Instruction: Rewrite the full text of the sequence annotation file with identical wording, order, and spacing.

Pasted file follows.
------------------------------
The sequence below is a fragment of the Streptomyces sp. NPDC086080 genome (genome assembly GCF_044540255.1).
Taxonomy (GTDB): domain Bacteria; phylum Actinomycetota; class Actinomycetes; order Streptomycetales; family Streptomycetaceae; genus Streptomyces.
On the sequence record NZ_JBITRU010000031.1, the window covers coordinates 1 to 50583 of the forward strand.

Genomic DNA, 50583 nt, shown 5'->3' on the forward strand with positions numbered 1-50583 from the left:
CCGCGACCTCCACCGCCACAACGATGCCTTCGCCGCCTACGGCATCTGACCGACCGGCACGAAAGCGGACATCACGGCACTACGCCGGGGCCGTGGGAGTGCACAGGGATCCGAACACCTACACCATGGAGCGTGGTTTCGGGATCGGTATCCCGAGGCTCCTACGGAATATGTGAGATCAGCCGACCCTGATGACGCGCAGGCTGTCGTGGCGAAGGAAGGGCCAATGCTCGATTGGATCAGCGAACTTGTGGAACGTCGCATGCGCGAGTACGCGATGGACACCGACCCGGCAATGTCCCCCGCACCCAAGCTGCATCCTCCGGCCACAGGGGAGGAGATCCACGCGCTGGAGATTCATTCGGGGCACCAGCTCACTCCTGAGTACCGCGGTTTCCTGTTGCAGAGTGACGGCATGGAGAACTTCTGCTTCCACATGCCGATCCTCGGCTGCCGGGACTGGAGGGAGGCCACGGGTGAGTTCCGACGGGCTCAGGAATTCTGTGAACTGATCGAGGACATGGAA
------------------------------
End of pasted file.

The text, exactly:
The sequence below is a fragment of the Streptomyces sp. NPDC086080 genome (genome assembly GCF_044540255.1).
Taxonomy (GTDB): domain Bacteria; phylum Actinomycetota; class Actinomycetes; order Streptomycetales; family Streptomycetaceae; genus Streptomyces.
On the sequence record NZ_JBITRU010000031.1, the window covers coordinates 1 to 50583 of the forward strand.

Genomic DNA, 50583 nt, shown 5'->3' on the forward strand with positions numbered 1-50583 from the left:
CCGCGACCTCCACCGCCACAACGATGCCTTCGCCGCCTACGGCATCTGACCGACCGGCACGAAAGCGGACATCACGGCACTACGCCGGGGCCGTGGGAGTGCACAGGGATCCGAACACCTACACCATGGAGCGTGGTTTCGGGATCGGTATCCCGAGGCTCCTACGGAATATGTGAGATCAGCCGACCCTGATGACGCGCAGGCTGTCGTGGCGAAGGAAGGGCCAATGCTCGATTGGATCAGCGAACTTGTGGAACGTCGCATGCGCGAGTACGCGATGGACACCGACCCGGCAATGTCCCCCGCACCCAAGCTGCATCCTCCGGCCACAGGGGAGGAGATCCACGCGCTGGAGATTCATTCGGGGCACCAGCTCACTCCTGAGTACCGCGGTTTCCTGTTGCAGAGTGACGGCATGGAGAACTTCTGCTTCCACATGCCGATCCTCGGCTGCCGGGACTGGAGGGAGGCCACGGGTGAGTTCCGACGGGCTCAGGAATTCTGTGAACTGATCGAGGACATGGAA